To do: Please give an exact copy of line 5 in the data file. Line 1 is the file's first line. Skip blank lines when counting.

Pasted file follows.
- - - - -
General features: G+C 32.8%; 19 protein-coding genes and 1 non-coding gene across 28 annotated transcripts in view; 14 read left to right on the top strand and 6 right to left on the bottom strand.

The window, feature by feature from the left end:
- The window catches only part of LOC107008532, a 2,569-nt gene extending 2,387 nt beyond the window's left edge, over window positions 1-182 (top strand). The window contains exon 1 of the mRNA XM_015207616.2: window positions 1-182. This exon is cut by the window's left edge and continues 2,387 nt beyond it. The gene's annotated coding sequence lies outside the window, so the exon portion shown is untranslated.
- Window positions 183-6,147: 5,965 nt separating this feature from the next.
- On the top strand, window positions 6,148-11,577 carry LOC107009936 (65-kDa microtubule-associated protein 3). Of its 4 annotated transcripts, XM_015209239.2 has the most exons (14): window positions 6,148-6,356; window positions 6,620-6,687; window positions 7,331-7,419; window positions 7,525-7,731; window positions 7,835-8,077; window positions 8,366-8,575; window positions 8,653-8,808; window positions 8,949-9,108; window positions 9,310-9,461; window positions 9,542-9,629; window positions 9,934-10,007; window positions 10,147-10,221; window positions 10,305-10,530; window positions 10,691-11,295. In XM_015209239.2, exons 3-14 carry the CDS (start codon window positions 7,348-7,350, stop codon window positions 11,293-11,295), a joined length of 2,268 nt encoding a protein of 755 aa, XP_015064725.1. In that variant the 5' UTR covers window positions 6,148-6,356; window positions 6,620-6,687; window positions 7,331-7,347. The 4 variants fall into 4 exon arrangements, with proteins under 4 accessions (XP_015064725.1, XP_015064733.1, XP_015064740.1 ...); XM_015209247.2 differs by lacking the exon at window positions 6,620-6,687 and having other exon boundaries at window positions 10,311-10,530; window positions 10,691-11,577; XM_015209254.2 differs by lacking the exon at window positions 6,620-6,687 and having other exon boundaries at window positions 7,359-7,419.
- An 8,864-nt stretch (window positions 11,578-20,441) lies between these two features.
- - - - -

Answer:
- On the top strand, window positions 6,148-11,577 carry LOC107009936 (65-kDa microtubule-associated protein 3). Of its 4 annotated transcripts, XM_015209239.2 has the most exons (14): window positions 6,148-6,356; window positions 6,620-6,687; window positions 7,331-7,419; window positions 7,525-7,731; window positions 7,835-8,077; window positions 8,366-8,575; window positions 8,653-8,808; window positions 8,949-9,108; window positions 9,310-9,461; window positions 9,542-9,629; window positions 9,934-10,007; window positions 10,147-10,221; window positions 10,305-10,530; window positions 10,691-11,295. In XM_015209239.2, exons 3-14 carry the CDS (start codon window positions 7,348-7,350, stop codon window positions 11,293-11,295), a joined length of 2,268 nt encoding a protein of 755 aa, XP_015064725.1. In that variant the 5' UTR covers window positions 6,148-6,356; window positions 6,620-6,687; window positions 7,331-7,347. The 4 variants fall into 4 exon arrangements, with proteins under 4 accessions (XP_015064725.1, XP_015064733.1, XP_015064740.1 ...); XM_015209247.2 differs by lacking the exon at window positions 6,620-6,687 and having other exon boundaries at window positions 10,311-10,530; window positions 10,691-11,577; XM_015209254.2 differs by lacking the exon at window positions 6,620-6,687 and having other exon boundaries at window positions 7,359-7,419.